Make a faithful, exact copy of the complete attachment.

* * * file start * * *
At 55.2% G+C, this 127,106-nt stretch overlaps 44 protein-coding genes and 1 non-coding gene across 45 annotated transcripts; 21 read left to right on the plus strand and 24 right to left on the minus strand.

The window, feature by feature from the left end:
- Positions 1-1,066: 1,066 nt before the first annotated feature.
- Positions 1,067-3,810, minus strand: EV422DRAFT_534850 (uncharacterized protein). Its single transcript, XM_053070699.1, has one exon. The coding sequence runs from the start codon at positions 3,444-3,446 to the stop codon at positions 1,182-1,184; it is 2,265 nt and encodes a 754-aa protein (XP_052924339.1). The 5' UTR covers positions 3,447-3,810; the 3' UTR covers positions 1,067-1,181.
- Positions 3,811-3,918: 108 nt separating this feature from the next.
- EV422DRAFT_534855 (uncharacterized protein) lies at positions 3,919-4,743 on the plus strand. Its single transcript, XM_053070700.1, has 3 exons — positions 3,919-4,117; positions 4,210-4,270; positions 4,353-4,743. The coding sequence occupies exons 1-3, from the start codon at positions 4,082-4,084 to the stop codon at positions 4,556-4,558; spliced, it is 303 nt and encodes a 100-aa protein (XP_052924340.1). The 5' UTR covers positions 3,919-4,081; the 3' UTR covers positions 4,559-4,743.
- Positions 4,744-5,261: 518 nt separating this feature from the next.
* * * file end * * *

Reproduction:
At 55.2% G+C, this 127,106-nt stretch overlaps 44 protein-coding genes and 1 non-coding gene across 45 annotated transcripts; 21 read left to right on the plus strand and 24 right to left on the minus strand.

The window, feature by feature from the left end:
- Positions 1-1,066: 1,066 nt before the first annotated feature.
- Positions 1,067-3,810, minus strand: EV422DRAFT_534850 (uncharacterized protein). Its single transcript, XM_053070699.1, has one exon. The coding sequence runs from the start codon at positions 3,444-3,446 to the stop codon at positions 1,182-1,184; it is 2,265 nt and encodes a 754-aa protein (XP_052924339.1). The 5' UTR covers positions 3,447-3,810; the 3' UTR covers positions 1,067-1,181.
- Positions 3,811-3,918: 108 nt separating this feature from the next.
- EV422DRAFT_534855 (uncharacterized protein) lies at positions 3,919-4,743 on the plus strand. Its single transcript, XM_053070700.1, has 3 exons — positions 3,919-4,117; positions 4,210-4,270; positions 4,353-4,743. The coding sequence occupies exons 1-3, from the start codon at positions 4,082-4,084 to the stop codon at positions 4,556-4,558; spliced, it is 303 nt and encodes a 100-aa protein (XP_052924340.1). The 5' UTR covers positions 3,919-4,081; the 3' UTR covers positions 4,559-4,743.
- Positions 4,744-5,261: 518 nt separating this feature from the next.